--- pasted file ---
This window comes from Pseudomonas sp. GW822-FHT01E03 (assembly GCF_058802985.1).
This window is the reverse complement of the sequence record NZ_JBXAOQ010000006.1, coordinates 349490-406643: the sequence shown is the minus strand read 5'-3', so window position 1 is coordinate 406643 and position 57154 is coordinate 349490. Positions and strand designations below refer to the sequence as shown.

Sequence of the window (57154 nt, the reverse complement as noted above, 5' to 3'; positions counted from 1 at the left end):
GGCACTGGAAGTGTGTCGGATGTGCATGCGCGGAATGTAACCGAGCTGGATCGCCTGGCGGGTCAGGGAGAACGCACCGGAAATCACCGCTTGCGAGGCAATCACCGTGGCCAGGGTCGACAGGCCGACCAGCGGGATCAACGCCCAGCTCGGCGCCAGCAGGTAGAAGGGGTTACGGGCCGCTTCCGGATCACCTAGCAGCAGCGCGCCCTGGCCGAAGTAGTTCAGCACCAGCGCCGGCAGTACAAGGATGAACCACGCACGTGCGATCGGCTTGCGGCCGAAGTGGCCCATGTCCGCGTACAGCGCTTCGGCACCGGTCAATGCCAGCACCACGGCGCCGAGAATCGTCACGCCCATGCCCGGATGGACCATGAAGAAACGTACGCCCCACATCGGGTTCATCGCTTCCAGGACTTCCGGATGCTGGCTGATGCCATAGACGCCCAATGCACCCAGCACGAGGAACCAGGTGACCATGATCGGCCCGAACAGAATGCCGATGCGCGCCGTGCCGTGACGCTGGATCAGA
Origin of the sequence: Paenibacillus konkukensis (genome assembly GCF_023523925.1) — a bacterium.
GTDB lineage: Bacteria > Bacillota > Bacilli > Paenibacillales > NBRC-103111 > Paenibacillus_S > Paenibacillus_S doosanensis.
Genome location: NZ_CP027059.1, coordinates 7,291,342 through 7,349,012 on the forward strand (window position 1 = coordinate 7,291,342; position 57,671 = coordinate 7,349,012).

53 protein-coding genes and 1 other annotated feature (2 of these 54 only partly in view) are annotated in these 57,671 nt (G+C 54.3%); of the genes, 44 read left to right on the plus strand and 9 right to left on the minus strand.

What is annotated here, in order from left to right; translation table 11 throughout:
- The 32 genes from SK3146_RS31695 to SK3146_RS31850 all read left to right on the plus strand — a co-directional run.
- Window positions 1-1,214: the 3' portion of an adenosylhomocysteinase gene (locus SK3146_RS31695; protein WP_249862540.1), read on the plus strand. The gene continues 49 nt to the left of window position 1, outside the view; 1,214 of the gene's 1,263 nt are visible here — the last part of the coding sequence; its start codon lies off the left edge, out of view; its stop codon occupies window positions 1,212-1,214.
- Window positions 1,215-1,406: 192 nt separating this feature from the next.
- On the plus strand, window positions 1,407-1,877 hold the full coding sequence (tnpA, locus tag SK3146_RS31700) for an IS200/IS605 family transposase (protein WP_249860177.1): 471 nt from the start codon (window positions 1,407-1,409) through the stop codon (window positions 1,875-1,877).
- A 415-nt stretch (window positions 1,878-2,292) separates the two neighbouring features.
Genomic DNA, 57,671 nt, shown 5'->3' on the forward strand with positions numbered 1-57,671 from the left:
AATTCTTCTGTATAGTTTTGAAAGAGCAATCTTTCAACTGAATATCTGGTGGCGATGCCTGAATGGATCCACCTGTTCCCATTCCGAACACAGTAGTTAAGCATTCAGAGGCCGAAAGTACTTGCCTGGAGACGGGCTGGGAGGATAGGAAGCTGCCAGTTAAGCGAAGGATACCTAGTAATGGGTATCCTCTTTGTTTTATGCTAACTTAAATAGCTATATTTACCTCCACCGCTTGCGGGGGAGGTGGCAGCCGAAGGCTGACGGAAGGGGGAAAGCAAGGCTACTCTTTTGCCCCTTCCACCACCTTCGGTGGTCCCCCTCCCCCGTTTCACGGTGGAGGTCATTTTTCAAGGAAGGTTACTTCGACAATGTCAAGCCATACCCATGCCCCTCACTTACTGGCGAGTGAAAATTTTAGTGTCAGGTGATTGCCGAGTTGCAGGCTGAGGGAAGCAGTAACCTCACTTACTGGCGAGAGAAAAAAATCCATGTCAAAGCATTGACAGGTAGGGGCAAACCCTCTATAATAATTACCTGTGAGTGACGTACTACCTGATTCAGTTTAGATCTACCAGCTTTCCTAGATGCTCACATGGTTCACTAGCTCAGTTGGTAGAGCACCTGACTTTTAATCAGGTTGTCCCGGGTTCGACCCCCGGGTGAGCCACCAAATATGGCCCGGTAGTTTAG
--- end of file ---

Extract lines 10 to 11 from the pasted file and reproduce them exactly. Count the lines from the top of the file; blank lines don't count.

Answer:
- The 32 genes from SK3146_RS31695 to SK3146_RS31850 all read left to right on the plus strand — a co-directional run.
- Window positions 1-1,214: the 3' portion of an adenosylhomocysteinase gene (locus SK3146_RS31695; protein WP_249862540.1), read on the plus strand. The gene continues 49 nt to the left of window position 1, outside the view; 1,214 of the gene's 1,263 nt are visible here — the last part of the coding sequence; its start codon lies off the left edge, out of view; its stop codon occupies window positions 1,212-1,214.